Unemployed2 (2)
Nature of Stroke
First-ever68 (68)
Recurrent32 (32)

aData are presented as mean ± SD or No (%).

3.1. Determinants of PSF

The result of the multiple regression analysis that R2 = 0.33 indicating that the regression model that included all the socio-demographic and clinical data was responsible for 33% of the variance in PSF. However, only functional ability emerged as a significant determinant of PSF at P < 0.001 with β = 0.59 (Table 2).

Table 2. Multiple Regression Analysis for Determinants of Poststroke Fatigue
Independent VariableβP Value
Age-0.090.33
Gender-0.110.31
Marital status0.040.71
Educational level0.070.44
Employment status0.020.82
Poststroke duration0.060.53
Type of stroke0.010.92
Side of stroke0.160.09
Nature of stroke-0.060.48
Functional ability, mRS0.580.00a

Abbreviation: mRS, modified rankin scale.

aSignificant at P < 0.0001; R2 = 0.33.

4. Discussion

Poststroke fatigue (PSF) is known to result in a number of adverse consequences and negatively impacts on the well-being and quality of life of stroke survivors (3, 7). Understanding the mechanism of PSF, especially as it concerns its risk of factors is therefore of utmost importance. This study explored the determinants of PSF among stroke survivors undergoing outpatient rehabilitation at physiotherapy facilities in Nigeria.

Of the socio-demographic and clinical data obtained from the participants in the study, only level of functional ability was found to be significantly and independently associated with PSF with poor level of function emerging as a determinant of PSF. While many of the previous studies that investigated the determinants of PSF have reported conflicting and inconclusive findings, the impact of level of functional ability (or disability) appears be fairly consistent across studies (4, 15, 17, 22, 23). A recent systematic review of PSF literature showed that 25 studies found a significant association between PSF and functional ability while 15 studies did not (4). While the above mentioned studies were conducted in Western and Asian countries, this present study represents one of the few from Africa. The observed significant impact of functional disability on the occurrence of PSF across studies notwithstanding the location and setting of the studies buttresses the crucial need for evidence-based stroke rehabilitation strategies that are capable of reducing functional disability after stroke. This need is particularly important in low-resource settings like ours where rehabilitation personnel and facilities are grossly inadequate to effectively address post stroke functional disability. Hence, the finding of this study adds further credence to the perennial call for urgent financial, training, and organizational interventions to improve the standard of stroke rehabilitation in Nigeria as these will assist in the successful management of post-stroke functional disability and subsequently combat PSF and its debilitating effects.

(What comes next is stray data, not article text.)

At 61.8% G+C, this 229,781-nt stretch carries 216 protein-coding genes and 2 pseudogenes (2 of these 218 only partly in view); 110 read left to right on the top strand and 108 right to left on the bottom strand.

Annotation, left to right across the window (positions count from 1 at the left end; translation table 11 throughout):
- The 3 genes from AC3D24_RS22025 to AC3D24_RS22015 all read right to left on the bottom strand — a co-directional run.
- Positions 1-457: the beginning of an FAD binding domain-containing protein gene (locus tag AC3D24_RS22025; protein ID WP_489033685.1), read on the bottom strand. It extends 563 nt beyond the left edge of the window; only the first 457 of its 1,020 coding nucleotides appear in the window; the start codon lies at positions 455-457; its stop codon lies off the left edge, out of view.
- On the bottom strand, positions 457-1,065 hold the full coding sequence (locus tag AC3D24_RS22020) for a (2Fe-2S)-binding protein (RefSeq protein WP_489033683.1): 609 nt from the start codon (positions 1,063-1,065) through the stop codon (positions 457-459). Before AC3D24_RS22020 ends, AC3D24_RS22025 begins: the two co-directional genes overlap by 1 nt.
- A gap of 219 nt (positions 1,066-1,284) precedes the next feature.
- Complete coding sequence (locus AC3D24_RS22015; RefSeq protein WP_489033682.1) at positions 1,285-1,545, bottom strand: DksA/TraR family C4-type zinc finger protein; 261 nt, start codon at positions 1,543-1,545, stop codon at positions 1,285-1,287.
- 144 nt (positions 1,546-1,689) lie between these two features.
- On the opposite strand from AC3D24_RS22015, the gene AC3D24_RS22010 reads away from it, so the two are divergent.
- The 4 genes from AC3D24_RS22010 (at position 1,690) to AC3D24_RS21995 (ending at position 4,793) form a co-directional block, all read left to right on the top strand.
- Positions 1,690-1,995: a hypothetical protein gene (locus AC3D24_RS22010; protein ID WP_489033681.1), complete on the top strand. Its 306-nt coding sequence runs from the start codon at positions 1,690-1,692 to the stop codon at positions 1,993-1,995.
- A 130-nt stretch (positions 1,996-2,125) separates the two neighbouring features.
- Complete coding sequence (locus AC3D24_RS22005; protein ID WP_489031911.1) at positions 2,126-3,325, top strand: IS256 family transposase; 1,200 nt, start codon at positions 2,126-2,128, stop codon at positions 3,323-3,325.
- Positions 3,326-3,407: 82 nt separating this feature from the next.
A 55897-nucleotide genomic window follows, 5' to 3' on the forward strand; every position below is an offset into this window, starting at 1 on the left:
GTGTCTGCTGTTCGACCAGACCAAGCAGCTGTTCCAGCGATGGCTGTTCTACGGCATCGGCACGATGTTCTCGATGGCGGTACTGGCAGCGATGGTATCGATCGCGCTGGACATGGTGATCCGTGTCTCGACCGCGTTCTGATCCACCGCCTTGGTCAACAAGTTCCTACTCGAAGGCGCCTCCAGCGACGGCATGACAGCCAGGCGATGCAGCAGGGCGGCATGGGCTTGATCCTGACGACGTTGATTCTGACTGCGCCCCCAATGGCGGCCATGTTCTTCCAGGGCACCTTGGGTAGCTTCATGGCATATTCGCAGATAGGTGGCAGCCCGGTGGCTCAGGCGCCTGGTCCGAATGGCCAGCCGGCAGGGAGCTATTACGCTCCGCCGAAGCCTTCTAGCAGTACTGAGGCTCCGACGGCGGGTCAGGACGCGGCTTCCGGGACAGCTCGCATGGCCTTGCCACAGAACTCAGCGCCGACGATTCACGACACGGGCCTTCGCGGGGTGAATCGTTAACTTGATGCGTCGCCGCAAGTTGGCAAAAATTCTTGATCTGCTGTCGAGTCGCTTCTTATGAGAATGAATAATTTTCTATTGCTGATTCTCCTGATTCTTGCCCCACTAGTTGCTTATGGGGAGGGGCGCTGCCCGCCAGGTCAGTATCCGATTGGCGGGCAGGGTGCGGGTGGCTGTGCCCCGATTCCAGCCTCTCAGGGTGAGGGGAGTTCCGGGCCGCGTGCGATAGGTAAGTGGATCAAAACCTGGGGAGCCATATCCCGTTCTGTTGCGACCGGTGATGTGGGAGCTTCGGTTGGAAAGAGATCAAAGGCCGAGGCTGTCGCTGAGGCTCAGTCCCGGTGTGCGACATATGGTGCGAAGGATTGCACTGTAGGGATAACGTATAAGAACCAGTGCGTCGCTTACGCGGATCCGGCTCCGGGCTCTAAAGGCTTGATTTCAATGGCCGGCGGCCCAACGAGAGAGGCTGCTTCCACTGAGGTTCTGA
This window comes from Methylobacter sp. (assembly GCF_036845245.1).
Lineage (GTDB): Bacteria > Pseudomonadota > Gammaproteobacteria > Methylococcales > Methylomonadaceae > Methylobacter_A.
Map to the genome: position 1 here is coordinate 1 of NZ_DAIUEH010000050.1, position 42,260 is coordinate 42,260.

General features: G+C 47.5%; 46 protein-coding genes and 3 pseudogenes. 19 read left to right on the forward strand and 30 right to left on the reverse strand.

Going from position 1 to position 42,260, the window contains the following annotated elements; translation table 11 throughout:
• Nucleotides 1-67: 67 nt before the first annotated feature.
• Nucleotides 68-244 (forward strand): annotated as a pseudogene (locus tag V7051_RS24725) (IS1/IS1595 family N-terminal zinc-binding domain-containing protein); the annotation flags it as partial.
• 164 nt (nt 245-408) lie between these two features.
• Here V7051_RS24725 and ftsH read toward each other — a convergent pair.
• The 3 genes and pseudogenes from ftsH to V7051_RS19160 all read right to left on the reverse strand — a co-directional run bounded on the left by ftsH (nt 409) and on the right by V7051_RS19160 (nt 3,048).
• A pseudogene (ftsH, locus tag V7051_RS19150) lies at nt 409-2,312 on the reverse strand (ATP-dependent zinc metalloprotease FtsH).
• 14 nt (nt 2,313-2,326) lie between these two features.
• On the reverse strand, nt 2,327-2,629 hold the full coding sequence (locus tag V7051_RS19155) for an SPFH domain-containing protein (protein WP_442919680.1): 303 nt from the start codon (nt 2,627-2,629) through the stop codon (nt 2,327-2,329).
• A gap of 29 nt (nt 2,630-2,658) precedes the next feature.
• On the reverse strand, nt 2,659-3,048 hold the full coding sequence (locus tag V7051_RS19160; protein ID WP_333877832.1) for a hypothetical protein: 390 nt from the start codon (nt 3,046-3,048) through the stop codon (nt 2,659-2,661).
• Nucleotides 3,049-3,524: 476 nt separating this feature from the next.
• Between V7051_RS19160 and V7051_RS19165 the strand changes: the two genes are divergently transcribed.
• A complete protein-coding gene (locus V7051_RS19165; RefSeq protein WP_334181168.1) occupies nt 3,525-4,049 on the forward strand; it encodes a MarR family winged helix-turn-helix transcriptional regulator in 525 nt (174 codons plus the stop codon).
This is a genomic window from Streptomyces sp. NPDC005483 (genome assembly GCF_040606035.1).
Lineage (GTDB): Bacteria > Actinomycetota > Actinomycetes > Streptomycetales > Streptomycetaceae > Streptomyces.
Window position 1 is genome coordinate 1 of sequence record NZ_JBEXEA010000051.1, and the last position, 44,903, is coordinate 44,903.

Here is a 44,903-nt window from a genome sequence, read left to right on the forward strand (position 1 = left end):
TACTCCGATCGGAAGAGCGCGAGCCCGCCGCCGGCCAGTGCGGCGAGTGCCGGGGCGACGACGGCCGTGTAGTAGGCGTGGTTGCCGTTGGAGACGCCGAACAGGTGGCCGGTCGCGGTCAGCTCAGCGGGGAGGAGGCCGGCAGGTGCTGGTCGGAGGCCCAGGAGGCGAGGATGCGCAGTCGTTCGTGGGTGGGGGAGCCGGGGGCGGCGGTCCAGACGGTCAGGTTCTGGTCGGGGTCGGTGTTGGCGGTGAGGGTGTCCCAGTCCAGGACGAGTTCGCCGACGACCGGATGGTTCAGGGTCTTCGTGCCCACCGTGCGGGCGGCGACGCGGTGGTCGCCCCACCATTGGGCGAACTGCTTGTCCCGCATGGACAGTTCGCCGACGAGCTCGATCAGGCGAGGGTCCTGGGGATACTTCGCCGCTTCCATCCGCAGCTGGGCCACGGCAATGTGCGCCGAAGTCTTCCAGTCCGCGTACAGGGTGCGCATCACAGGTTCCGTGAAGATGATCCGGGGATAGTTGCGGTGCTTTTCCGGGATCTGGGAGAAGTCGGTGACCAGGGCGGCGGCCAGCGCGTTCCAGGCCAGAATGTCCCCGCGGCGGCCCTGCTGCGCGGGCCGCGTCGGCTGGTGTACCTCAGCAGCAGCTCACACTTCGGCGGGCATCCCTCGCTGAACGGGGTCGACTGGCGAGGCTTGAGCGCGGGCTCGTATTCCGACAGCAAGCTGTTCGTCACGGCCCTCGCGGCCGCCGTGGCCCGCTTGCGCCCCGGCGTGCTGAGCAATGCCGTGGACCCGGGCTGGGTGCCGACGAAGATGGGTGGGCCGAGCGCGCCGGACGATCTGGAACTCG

In addition to level of functional disability, other clinical factors that have been previously identified as determinants of PSF include pre-stroke fatigue and depression (3, 14, 15). Although no information was obtained regarding these 2 factors in the present study, the fact that they are both potentially amenable to appropriate interventions is especially important given the negative consequences of PSF. It would therefore be necessary for future studies in our settings to evaluate the impact of pre stroke fatigue and depression on post stroke fatigue.

The cross-sectional design of the study constitutes a limitation especi becuse the identification of poor functional ability as the risk factor for PSF using this design does not rule out reverse causality in the relationship between functional ability and PSF. Future studies utilizing prospective and longitudinal designs would therefore be required. The small size of the sample of stroke survivors and the fact that they were recruited from hospital settings may also decrease the external validity of the findings.

3.1. Conclusions

Among factors such as gender, age, marital status, education level, post stroke employment status, type, side and nature of stroke, as well as post stroke duration, only poor functional ability emerged as an independent and significant determinant of PSF among stroke survivors in the study. This important association between functional disability and PSF has implications for effective and proven functional ability-enhancing stroke rehabilitation strategies.